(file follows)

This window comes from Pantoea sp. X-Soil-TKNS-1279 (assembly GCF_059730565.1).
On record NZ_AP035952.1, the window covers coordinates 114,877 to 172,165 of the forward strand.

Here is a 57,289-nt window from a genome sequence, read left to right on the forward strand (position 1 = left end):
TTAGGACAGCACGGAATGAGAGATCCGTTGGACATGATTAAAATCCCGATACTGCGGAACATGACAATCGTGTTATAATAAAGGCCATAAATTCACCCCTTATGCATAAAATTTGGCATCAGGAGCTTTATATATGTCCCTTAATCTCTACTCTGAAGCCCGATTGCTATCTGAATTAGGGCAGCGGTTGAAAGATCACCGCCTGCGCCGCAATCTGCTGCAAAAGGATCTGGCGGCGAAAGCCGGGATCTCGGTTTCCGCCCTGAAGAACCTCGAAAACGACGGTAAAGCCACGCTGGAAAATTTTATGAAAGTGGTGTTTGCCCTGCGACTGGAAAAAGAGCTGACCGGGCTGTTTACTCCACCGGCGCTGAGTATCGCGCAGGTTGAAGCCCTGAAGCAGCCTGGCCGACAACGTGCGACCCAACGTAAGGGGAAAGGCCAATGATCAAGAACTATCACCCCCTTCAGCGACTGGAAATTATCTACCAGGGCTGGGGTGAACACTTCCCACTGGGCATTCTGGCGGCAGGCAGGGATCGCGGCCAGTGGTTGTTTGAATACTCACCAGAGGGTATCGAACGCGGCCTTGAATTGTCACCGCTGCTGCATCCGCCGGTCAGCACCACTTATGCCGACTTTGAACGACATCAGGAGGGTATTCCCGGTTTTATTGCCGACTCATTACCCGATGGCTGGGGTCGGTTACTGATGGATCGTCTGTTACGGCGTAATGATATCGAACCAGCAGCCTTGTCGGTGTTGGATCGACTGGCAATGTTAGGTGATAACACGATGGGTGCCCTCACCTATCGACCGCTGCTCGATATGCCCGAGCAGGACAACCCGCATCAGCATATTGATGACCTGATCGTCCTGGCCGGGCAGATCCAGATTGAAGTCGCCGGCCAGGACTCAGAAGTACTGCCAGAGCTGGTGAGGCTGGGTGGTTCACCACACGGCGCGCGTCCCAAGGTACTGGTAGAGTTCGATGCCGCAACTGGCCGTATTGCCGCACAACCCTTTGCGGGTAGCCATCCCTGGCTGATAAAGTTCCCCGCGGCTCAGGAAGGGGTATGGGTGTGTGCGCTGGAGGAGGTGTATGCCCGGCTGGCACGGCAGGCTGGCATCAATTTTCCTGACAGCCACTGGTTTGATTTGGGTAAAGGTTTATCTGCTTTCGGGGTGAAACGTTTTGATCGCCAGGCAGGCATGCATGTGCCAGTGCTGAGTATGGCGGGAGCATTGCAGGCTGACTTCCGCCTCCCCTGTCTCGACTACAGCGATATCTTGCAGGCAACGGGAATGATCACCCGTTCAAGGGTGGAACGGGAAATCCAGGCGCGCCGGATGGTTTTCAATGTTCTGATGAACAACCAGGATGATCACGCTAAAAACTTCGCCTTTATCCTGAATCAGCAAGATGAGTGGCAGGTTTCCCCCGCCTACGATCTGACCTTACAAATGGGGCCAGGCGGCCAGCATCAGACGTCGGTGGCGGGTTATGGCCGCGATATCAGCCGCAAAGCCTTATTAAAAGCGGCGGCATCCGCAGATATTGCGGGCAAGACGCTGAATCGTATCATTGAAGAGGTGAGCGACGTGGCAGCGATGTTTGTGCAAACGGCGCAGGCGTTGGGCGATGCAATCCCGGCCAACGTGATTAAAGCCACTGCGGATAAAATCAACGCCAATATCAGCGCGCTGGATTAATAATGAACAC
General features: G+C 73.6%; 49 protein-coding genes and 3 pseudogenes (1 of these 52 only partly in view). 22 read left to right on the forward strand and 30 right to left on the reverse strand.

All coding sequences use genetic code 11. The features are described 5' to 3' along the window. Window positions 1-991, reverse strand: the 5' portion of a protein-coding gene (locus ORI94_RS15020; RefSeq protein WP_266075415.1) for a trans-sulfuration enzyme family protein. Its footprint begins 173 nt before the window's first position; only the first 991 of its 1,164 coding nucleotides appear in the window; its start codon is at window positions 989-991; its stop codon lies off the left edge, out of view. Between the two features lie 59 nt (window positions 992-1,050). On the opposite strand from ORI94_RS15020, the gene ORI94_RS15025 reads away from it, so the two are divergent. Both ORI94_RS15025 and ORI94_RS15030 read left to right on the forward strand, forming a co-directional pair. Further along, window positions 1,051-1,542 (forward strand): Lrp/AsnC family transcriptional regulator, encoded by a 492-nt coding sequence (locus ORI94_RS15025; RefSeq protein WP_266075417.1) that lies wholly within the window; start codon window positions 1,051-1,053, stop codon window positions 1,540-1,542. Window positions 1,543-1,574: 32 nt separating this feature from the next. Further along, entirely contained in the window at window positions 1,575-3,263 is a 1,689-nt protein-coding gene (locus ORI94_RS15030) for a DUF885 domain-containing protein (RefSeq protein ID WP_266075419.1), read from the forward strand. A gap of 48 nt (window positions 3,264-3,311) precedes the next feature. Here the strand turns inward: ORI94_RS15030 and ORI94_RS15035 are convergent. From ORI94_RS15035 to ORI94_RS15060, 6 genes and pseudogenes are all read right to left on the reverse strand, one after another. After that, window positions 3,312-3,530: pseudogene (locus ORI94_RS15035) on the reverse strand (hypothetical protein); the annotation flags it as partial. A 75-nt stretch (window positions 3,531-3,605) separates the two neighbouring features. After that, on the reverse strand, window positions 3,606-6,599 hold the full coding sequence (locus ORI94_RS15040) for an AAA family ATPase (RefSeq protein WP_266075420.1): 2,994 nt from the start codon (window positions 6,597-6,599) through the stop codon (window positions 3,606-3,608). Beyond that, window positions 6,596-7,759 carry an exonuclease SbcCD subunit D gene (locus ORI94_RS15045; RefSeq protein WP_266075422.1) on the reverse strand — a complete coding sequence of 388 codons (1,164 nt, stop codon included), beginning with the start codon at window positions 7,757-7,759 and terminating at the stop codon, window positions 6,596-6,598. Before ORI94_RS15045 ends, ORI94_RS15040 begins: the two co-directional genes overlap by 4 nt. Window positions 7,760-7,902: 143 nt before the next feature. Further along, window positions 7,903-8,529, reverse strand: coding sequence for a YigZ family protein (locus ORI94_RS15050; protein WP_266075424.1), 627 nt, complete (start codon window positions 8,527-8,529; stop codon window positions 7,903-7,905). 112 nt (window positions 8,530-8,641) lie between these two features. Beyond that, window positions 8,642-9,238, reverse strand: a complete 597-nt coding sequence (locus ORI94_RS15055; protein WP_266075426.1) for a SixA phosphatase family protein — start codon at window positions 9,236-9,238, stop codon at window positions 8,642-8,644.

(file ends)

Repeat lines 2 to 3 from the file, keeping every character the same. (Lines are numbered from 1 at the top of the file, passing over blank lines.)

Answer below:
On record NZ_AP035952.1, the window covers coordinates 114,877 to 172,165 of the forward strand.

Here is a 57,289-nt window from a genome sequence, read left to right on the forward strand (position 1 = left end):